Professor Ralph Rossum
Ralph Rossum was recently on the radio to discuss Understanding Clarence Thomas: The Jurisprudence of Constitutional Restoration (University Press of Kansas, 2013). This newest book follows Rossum’s comprehensive examination of U.S. Supreme Court Justice Antonin Scalia’s legal opinions and writings: Antonin Scalia’s Jurisprudence: Text and Tradition, published in 2006, and adds yet another dimension of talking points to Rossum’s intellectual cache on the Constitution and constitutional law.
His detailed assessment of Thomas explores how the justice has pursued an original general meaning approach to constitutional interpretation, and his impact on the bench. Reviewer Gary McDowell at the University of Richmond says the book could “not be more timely” and not have had “a better expositor than Ralph Rossum.”
Rossum’s expertise on America’s founding and its legal backbone is diverse. Included in the 10 books now bearing his name as author or co-author is 2011’s The Supreme Court and Tribal Gaming: California v. Cabazon Band of Mission Indians, published between his two studies of conservative Supreme Court justices. The book tracked Indian rights and the meaning of tribal sovereignty through the Supreme Court’s 1987 decision in that case–– a decision that led to the boom of Indian casinos.
Now, from his expertise in Indian gaming issues, the Salvatori Professor of Political Philosophy & American Constitutionalism, again pivots to the conservative wing of the bench.
“I’m drawn to justices on the court that have taken an originalist approach to constitutional interpretation,” Rossum told Blog Talk Radio host Elizabeth Kelley last month. Turning from one “unabashed constitutional originalist” to another, he told her, was a natural progression in scholarship.
“I wanted to look at how these two justices are the same, and where they’re different,” Rossum told Kelley. “Thomas’ originalist focus is much wider. He’ll take in a number of things that Scalia will dismiss as mere legislative history. As a result, I think Thomas can give a more convincing argument on originalist grounds, on a number of occasions, than can Justice Scalia.”
His knowledge of the Supreme Court and American constitutionalism is an area of expertise that leads to numerous speaking invitations. During 2013-14, Rossum gave talks on Clarence Thomas at the law schools of Rutgers, Stanford, UCLA, Notre Dame, the University of Richmond, Louisiana State University, Chapman University, Northwestern, and the University of Idaho.
His 17-minute radio conversation with Kelley delved into Justice Scalia, Clarence Thomas’ work habits, The New York Times’ editorial board’s description of Thomas as the Court’s “cruelest Justice,” and a recent piece in The New Yorker by Jeffrey Toobin: “Clarence Thomas’s Disgraceful Silence.”
Rossum’s fascination with constitutional law can be traced in part, he explained, by tendencies nurtured by the late University of Chicago political science professor Herbert J. Storing. Rossum was in classes taught by the young, influential U of Chicago faculty member, who was already a respected essayist, author, and editor whose intellect feasted on the American constitutional system. Though Storing died unexpectedly at the age of 49, his seven-volume The Complete Anti-Federalist is regarded as an authority on the role and importance of Anti-Federalists’ writings in understanding the U.S. Constitution.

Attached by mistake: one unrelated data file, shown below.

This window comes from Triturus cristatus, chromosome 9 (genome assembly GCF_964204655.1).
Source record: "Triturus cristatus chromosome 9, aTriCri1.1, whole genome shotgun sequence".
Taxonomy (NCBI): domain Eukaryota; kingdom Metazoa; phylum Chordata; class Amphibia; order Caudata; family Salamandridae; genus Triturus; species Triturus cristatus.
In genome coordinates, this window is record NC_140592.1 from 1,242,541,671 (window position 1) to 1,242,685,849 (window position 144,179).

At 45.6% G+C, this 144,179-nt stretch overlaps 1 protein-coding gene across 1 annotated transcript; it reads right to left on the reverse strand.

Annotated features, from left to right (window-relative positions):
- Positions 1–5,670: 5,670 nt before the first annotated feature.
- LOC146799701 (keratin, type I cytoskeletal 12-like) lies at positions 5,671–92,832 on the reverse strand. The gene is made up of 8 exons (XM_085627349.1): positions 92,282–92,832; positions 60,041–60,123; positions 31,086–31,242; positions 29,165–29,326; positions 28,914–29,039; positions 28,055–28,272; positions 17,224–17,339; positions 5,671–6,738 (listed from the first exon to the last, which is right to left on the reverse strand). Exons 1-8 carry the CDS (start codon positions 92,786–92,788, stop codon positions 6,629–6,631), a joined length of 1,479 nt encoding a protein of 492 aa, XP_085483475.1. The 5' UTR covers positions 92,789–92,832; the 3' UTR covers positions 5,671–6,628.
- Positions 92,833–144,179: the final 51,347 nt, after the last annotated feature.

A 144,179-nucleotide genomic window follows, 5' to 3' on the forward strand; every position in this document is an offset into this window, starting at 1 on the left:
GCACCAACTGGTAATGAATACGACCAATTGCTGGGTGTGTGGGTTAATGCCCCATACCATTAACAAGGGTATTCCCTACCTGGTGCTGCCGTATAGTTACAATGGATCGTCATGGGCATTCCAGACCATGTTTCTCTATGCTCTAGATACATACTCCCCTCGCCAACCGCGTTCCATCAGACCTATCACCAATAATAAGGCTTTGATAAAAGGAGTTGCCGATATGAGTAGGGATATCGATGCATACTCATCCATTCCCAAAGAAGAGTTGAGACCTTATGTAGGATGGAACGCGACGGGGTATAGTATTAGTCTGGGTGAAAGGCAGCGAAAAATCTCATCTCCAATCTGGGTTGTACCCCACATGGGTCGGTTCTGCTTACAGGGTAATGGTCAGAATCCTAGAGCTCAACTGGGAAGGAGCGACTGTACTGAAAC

It was with another U of Chicago classmate and Storing alumnus, G. Alan Tarr–– a professor at Rutgers University–– that Rossum co-wrote American Constitutional Law, a two-volume casebook now in its ninth edition.
Rossum’s spot on Blog Talk Radio is one in a series of channels through which Rossum has been broadcast recently on topics under his purview–– the oft-controversial Clarence Thomas being at the forefont. In early spring, just a week after legal affairs writer Jeffrey’s Toobin’s article on Thomas ran in The New Yorker, in essence accusing Thomas of not paying attention during oral arguments, Rossum defended the Supreme Court Justice in a Feb. 28, 2014 piece for the Library of Law and Liberty’s Liberty Law Blog. Writes Rossum:
One suspects that Toobin attacked Thomas’s silence during oral arguments in an attempt, like a failed magician, to distract his readers with a clumsy sleight of hand. He wants to distract them from realizing how successful Thomas has been where it matters most – the decisions that follow from those oral arguments.
On May 1, the American Bar Association’s publication, the ABA Journal, published an article called “The Quiet Man,” referring to the Toobin piece, and also devoting half its space to referencing and quoting Rossum’s new book. Earlier this week, on June 9, Rossum posted yet another sizable piece for the Liberty Law Blog, this time on Supreme Court Justice Samuel Alito.
Following are links to these articles, as well as other mentions and links to his most recent books:
Is Justice Alito drifting from his judicial minimalism moorings?
Liberty Law Blog, June 9
Author Chats with host Elizabeth Kelley Blog Talk Radio, May 2014
Toobin’s Disgrace Liberty Law Blog, Feb. 28
** The Quiet Man: Experts sound off once again on Justice Thomas’ Silence ABA Journal, May 1 (** References to Rossum’s book on Clarence Thomas)
** Clarence Thomas, Originalism, and the Declaration of Independence
National Review Online
March 19, 2014 (** A review of Rossum’s book on Thomas)
In Response To: Originalism and The Good Constitution: A Discussion
(Rossum's commentary on the new book by John O. McGinnis and Michael B. Rappaport)
Liberty Law Blog, November 2013
Understanding Clarence Thomas: The Jurisprudence of Constitutional Restoration (University Press of Kansas, 2014.)
American Constitutional Law, Volume I: The Structure of Government, Volume II: The Bill of Rights and Subsequent Amendments. Ninth Edition. (Westview Press, 2014), with G. Alan Tarr.